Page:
On the continent of Europe, Britain demanded the maintenance of the “balance of power.” But that “balance” was being disrupted by the spread of capitalist development itself. Germany was seeking to expand its interests, as was Russia, which had experienced rapid growth in the latter years of the nineteenth century and the first decade of the twentieth. Italy was a new force on the Continent, while the old empires of Turkey and Austria-Hungary were in an advanced state of decay.
Irrespective of the policies of the various governments, the old European balance of power was being broken up. At the same time, German expansion in whatever part of the globe it took place inevitably came into conflict with the British Empire. The logic of a policy which sought to maintain the old balance of power coupled with “unbending determination” to uphold British interests in every part of the globe was military conflict.
Indeed, as Churchill admitted in a moment of candour during the 1913-14 debate over naval estimates: “We have got all we want in territory, and our claim to be left in unmolested enjoyment of vast and splendid possessions, mainly acquired by violence, largely maintained by force, often seems less reasonable to others than to us.” 
Britain had already intervened on the side of France in the first Moroccan crisis in 1905. With the eruption of the second crisis in 1911, the issues became even more clearly defined. In the Foreign Office, Crowe defined the issue in terms of the balance of power within Europe.
“Germany,” he noted in a Foreign Office minute, “is playing for the highest stakes. If her demands are acceded to either in the Congo or in Morocco, or—what she will, I believe, try for—in both regions, it will mean definitely the subjection of France. The conditions demanded are not such as a country having an independent foreign policy can possibly accept. The details of the terms are not so very important now. It is a trial of strength, if anything. Concession means not loss of interest or loss of prestige. It means defeat with all its inevitable consequences.”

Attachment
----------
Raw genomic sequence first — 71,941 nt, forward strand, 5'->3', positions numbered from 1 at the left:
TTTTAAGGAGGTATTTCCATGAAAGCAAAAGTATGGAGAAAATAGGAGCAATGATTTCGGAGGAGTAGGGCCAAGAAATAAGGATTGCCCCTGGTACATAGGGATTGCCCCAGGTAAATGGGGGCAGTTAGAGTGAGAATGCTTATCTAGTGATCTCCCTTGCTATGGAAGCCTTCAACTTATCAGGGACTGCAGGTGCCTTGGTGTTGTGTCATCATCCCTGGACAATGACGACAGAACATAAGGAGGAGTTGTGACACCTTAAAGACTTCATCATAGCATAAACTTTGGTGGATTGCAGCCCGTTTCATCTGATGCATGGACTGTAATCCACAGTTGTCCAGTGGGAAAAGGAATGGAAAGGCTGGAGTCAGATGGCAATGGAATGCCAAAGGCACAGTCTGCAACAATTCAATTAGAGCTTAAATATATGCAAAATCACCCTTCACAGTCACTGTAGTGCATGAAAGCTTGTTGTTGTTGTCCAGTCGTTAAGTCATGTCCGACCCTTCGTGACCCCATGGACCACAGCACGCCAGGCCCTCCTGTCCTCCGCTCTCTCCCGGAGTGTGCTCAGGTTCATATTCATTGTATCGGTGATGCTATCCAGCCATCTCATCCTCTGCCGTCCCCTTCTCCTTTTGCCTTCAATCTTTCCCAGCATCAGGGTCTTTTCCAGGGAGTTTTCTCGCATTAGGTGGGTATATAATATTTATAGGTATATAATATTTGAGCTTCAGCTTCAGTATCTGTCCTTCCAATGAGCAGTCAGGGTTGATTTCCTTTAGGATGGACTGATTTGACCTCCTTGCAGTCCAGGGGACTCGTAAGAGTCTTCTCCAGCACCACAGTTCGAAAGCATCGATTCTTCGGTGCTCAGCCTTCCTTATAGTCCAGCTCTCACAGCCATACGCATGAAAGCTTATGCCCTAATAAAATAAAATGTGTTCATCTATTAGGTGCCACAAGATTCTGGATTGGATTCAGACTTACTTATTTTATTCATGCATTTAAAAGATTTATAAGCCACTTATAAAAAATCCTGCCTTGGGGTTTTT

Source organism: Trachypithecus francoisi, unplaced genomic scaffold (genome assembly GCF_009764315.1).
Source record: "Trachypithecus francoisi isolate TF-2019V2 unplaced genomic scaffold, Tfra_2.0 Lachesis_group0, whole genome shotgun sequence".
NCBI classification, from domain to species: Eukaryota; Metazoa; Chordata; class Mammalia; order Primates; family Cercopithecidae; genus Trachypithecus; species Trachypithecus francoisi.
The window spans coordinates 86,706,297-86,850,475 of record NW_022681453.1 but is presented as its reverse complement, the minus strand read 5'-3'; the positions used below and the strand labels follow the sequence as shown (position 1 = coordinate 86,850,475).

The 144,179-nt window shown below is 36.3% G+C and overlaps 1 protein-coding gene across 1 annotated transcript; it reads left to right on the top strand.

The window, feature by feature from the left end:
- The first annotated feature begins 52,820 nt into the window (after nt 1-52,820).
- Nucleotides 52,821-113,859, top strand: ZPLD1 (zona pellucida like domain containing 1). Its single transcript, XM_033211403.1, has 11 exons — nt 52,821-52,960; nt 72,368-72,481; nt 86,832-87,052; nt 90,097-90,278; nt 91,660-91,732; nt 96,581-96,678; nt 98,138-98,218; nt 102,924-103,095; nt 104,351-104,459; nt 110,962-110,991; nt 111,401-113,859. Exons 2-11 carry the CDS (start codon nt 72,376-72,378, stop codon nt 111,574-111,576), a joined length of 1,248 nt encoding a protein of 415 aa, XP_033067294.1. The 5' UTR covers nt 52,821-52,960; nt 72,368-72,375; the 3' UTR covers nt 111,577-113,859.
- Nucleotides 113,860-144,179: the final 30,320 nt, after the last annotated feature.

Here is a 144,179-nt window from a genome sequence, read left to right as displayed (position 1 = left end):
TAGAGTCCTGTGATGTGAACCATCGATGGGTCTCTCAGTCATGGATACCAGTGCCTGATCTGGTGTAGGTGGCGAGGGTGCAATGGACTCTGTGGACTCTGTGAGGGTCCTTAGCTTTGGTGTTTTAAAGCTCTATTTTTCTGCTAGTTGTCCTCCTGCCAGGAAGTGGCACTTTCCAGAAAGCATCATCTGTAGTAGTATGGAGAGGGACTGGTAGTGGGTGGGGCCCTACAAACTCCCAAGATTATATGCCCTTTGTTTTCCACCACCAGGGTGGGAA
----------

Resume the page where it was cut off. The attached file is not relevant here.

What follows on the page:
These views of the Moroccan crisis were widely shared. According to Sir Arthur Nicholson, the permanent undersecretary of state in the Foreign Office, if Germany had her way, then “our policy since 1904 of preserving the equilibrium and consequently the peace in Europe” would collapse. Britain’s support for France was motivated by the fear that if the Entente collapsed, France might move to an accommodation with Germany, opening the possibility that Britain would be isolated.
For Britain, the eruption of the July crisis was the culmination of a conflict which had been developing over the preceding decade and a half. Unless Germany gave up its demands for an alteration of the European and international order, or Britain accepted great changes in that order, conflict was inevitable. But neither side could shift from its position because what was at stake were not the designs, prestige or policies of politicians, but fundamental economic interests of the states whose interests they represented.
A recent book surveying the decisions which led the great powers to enter the war concludes that in Britain the interests of the capitalist class had no bearing whatsoever. British industrialists had very little influence on the policy-making elite, and the great financiers of the City of London were terrified of war, believing it would bring economic ruin. “Whatever triggered the British declaration of war in 1914, it was not the wishes of the nation’s ‘finance capitalists.’” 
Be that as it may, the decision to go to war was undertaken in defence of the position of the British Empire, which, in turn, was the foundation for the dominant position of British finance capital. A decade before the outbreak of war, the Tory politician Joseph Chamberlain had explained to the City’s bankers, in no uncertain terms, the significance of the Empire for their activities.